One of the topics we learnt in middle school was the multiplication rule.
Two events are independent in the sense that the outcome of one event has no influence on the outcome of the other, then the probability that they both occur is computed by multiplying the probabilities of the individual events.
While in school we used it to calculate solve inane problems such as the probability of flipping coins, drawing cards, it’ll be interesting to see how we can apply this rule for our investment purposes.
Benjamin Graham in his book “The Intelligent Investor” suggested principles utilizing the multiplication rule. He never directly spoke about it but talked about diversifying investments over independent risks.
An investment might be justified in a group of issues, which would not be sufficiently safe if made in any one of them singly. In other words, diversification might be necessary to reduce the risk involved in the separate issues to the minimum consonant with the requirements of investment.
There is a close connection between the concept of a safety margin and the principle of diversification. They have a mutual relationship. Even if the margin of safety is in our favor, an individual investment may not work out. This is because the margin of safety only says that we have a better chance of profit than loss, not that loss cannot occur.
But as the number of such commitments is increased the more certain does it become that the aggregate of the profits will exceed the aggregate of the losses. This is one of the fundamental principles used in the insurance underwriting business.
A margin of safety does not guarantee an investment against loss; it merely guarantees that the probabilities are against loss. The individual probabilities may be turned into a reasonable approximation of certainty by the well known practice of “spreading the risk.” This is the cornerstone of the insurance business, and it should be a cornerstone of sound investment.
This can be said in simple words– While some investments can go wrong at the same time, the chance that all our diversified investments will fail is very low, thanks to the multiplication rule.
“Don’t put all your eggs (portfolio positions) in one basket (one industry)”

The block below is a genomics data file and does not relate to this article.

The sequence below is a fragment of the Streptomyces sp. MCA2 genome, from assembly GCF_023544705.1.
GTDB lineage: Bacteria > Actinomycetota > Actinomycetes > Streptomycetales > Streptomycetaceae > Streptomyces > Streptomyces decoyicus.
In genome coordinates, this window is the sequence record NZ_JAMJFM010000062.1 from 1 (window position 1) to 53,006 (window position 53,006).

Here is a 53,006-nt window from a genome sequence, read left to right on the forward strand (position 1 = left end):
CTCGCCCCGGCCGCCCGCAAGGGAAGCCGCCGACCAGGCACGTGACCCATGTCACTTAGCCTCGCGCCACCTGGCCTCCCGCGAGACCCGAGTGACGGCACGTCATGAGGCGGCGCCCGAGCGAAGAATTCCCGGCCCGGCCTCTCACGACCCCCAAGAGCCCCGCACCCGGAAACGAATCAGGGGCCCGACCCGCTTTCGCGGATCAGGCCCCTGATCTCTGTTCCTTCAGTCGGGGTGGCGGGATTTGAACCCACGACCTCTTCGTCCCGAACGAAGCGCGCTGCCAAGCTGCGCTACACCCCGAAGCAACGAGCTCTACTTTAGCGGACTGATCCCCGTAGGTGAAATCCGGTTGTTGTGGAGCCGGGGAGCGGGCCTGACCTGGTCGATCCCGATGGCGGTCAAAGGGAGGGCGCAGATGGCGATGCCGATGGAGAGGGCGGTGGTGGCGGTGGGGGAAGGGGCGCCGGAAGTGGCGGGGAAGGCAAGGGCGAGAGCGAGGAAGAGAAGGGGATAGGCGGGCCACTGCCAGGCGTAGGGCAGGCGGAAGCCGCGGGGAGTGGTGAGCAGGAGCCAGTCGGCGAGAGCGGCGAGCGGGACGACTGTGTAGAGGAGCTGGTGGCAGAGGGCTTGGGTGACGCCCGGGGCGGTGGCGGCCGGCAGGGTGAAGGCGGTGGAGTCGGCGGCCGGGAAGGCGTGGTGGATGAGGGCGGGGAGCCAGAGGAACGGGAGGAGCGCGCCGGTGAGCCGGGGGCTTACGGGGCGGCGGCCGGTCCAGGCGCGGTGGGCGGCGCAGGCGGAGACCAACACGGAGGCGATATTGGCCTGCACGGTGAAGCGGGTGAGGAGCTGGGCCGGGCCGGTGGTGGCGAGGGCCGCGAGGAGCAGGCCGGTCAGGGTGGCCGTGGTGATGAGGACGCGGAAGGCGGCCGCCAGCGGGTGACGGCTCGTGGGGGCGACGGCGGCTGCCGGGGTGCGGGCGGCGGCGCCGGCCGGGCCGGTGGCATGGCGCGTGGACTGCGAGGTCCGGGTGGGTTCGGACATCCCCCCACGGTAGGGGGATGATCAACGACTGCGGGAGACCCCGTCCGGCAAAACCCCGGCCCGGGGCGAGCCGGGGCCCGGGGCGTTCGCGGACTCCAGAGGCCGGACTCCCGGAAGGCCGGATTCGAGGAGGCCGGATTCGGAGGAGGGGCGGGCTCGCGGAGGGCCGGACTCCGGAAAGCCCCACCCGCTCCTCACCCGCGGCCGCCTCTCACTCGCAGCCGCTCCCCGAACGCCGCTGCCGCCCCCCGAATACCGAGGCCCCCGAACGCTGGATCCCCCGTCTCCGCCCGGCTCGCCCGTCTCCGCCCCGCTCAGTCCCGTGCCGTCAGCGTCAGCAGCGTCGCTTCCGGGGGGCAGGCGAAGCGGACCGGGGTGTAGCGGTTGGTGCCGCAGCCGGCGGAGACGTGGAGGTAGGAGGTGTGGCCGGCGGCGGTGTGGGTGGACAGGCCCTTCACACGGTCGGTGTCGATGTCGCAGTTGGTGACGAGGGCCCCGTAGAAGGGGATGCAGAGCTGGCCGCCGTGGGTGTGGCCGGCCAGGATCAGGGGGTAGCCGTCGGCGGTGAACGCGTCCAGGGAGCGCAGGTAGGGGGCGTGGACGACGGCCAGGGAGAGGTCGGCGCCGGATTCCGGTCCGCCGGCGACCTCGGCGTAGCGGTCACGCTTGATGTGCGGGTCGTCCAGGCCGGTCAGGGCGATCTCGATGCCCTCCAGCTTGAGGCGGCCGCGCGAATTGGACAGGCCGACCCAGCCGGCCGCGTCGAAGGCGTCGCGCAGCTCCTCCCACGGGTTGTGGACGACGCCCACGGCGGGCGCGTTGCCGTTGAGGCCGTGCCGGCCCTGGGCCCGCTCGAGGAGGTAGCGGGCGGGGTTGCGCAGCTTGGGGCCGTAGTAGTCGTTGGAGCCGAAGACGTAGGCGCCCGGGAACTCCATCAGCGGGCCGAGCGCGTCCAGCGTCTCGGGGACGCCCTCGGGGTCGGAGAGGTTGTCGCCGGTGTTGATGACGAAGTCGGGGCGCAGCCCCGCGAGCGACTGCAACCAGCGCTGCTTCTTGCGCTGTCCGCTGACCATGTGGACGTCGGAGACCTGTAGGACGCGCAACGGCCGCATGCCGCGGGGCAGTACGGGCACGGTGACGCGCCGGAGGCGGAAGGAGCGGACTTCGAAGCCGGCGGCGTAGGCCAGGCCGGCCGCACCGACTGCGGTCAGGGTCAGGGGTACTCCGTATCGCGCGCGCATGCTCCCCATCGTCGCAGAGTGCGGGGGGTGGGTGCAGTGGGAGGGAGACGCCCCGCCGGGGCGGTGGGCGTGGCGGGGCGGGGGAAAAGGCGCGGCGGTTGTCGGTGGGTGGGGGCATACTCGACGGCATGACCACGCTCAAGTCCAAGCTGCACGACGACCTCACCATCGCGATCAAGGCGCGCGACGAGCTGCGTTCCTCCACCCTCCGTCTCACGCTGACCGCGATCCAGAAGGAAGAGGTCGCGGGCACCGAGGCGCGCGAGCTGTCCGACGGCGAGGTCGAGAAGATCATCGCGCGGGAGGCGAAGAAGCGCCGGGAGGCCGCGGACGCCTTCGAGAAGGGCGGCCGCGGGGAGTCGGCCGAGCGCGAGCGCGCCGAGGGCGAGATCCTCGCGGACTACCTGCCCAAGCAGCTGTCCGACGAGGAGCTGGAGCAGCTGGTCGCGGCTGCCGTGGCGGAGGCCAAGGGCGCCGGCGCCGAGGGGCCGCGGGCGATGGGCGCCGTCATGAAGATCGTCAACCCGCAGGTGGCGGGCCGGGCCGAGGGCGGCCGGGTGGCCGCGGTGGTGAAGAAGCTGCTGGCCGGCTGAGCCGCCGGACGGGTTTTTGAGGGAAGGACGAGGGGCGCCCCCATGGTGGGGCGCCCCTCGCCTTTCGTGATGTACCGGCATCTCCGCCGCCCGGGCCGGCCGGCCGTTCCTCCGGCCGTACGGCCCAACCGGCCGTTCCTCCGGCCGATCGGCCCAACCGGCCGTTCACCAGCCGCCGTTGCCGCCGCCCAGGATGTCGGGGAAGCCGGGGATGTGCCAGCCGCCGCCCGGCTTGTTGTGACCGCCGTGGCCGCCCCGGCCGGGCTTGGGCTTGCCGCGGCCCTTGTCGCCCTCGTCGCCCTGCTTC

Warren Buffet, one of the most famous investors of our time regarded Graham as his investment guru. He too, has spoken of this rule in one of his widely appraised letters.
They limit the business they accept in a manner that guarantees they will suffer no aggregation of losses from a single event or from related events that will threaten their solvency. They ceaselessly search for possible correlation among seemingly-unrelated risks.
The multiplication rule is used in designing ship vessels and oil rigs as well! It uses a term called “redundancy”. A system called Dynamic Positioning 3 (DP 3) is used which has a triple redundant controller. An error in one may then be out-voted by the other two. In a triply redundant system, the system has three sub components, all three of which must fail before the system fails. Since each one rarely fails, and the sub components are expected to fail independently, the probability of all three failing is calculated to be extremely small.
This is a powerful idea which can be utilized in various domains such as increased safety in planes, cars and nuclear plants.
I would like to conclude by quoting Warren Buffet yet again.
If only one variable is key to a decision, and the variable has a 90% chance of going your way, the chance for a successful outcome is obviously 90%. But if ten independent variables need to break favorably for a successful result, and each has a 90% probability of success, the likelihood of having a winner is only 35%. In one of our problematic ventures, we solved most of the problems. But one proved intractable, and that was one too many. Since a chain is no stronger than its weakest link, it makes sense to look for – if you’ll excuse an oxymoron – mono-linked chains.
For the investment to be successful, all of those risks must be mitigated. And given the way the multiplication rule works, that’s fairly low. Risky long term investments can sometimes be offset by windfall profits if success does occur, but that kind of investing is more in the nature of a venture capital operation than a value investing operation.
With inputs from Prof. Sanjay Bakshi of MDI Gurgaon